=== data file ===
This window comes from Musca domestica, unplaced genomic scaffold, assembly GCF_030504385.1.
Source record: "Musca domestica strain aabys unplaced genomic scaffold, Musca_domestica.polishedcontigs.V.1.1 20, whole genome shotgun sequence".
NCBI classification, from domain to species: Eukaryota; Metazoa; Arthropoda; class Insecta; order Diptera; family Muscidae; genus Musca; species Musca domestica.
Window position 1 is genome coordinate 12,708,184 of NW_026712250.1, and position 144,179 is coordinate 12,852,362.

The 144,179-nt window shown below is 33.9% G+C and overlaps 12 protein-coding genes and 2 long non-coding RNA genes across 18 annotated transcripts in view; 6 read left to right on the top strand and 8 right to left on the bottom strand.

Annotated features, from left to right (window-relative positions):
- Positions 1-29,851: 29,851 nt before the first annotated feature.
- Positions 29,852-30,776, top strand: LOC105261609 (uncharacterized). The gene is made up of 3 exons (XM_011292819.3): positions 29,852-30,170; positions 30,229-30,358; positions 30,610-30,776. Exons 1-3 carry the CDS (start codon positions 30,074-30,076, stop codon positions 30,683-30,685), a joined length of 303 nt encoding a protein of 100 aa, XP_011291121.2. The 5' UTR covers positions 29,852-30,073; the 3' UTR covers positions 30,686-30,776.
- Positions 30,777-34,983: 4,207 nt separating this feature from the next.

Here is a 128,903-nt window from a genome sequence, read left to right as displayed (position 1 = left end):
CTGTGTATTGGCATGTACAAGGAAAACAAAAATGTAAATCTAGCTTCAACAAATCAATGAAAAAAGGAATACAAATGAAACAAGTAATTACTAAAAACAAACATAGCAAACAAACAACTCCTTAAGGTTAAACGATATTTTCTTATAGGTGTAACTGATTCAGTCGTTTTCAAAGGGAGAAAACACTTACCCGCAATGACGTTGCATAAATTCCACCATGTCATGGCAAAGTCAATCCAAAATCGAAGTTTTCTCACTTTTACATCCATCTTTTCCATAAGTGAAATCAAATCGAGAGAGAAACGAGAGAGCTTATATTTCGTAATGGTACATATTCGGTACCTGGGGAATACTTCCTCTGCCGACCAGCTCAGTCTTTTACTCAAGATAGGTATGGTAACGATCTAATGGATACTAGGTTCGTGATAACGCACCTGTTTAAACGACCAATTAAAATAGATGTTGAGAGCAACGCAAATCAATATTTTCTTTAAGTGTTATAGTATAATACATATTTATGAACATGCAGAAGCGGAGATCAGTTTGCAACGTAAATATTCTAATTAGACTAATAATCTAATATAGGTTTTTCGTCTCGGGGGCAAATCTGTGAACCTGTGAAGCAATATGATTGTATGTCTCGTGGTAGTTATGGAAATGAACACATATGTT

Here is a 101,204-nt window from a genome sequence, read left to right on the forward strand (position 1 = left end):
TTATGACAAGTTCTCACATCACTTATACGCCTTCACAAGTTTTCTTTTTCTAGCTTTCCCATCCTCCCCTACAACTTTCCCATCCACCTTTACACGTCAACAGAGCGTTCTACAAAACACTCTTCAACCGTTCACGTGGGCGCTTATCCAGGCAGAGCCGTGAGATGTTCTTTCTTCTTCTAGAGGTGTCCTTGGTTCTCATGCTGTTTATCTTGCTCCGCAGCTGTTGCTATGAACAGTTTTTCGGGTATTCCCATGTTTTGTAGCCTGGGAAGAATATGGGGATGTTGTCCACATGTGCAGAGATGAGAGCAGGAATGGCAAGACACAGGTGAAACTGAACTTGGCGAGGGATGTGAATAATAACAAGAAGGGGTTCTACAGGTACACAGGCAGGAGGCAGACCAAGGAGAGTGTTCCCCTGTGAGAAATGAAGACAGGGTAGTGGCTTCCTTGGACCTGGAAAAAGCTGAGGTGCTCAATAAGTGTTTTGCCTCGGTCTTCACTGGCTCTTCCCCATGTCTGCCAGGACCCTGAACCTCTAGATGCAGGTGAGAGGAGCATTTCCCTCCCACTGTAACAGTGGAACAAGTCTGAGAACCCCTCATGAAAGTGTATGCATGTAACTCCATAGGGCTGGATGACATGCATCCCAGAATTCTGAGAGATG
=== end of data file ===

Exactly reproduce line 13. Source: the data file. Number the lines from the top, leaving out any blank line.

TTATGACAAGTTCTCACATCACTTATACGCCTTCACAAGTTTTCTTTTTCTAGCTTTCCCATCCTCCCCTACAACTTTCCCATCCACCTTTACACGTCAACAGAGCGTTCTACAAAACACTCTTCAACCGTTCACGTGGGCGCTTATCCAGGCAGAGCCGTGAGATGTTCTTTCTTCTTCTAGAGGTGTCCTTGGTTCTCATGCTGTTTATCTTGCTCCGCAGCTGTTGCTATGAACAGTTTTTCGGGTATTCCCATGTTTTGTAGCCTGGGAAGAATATGGGGATGTTGTCCACATGTGCAGAGATGAGAGCAGGAATGGCAAGACACAGGTGAAACTGAACTTGGCGAGGGATGTGAATAATAACAAGAAGGGGTTCTACAGGTACACAGGCAGGAGGCAGACCAAGGAGAGTGTTCCCCTGTGAGAAATGAAGACAGGGTAGTGGCTTCCTTGGACCTGGAAAAAGCTGAGGTGCTCAATAAGTGTTTTGCCTCGGTCTTCACTGGCTCTTCCCCATGTCTGCCAGGACCCTGAACCTCTAGATGCAGGTGAGAGGAGCATTTCCCTCCCACTGTAACAGTGGAACAAGTCTGAGAACCCCTCATGAAAGTGTATGCATGTAACTCCATAGGGCTGGATGACATGCATCCCAGAATTCTGAGAGATG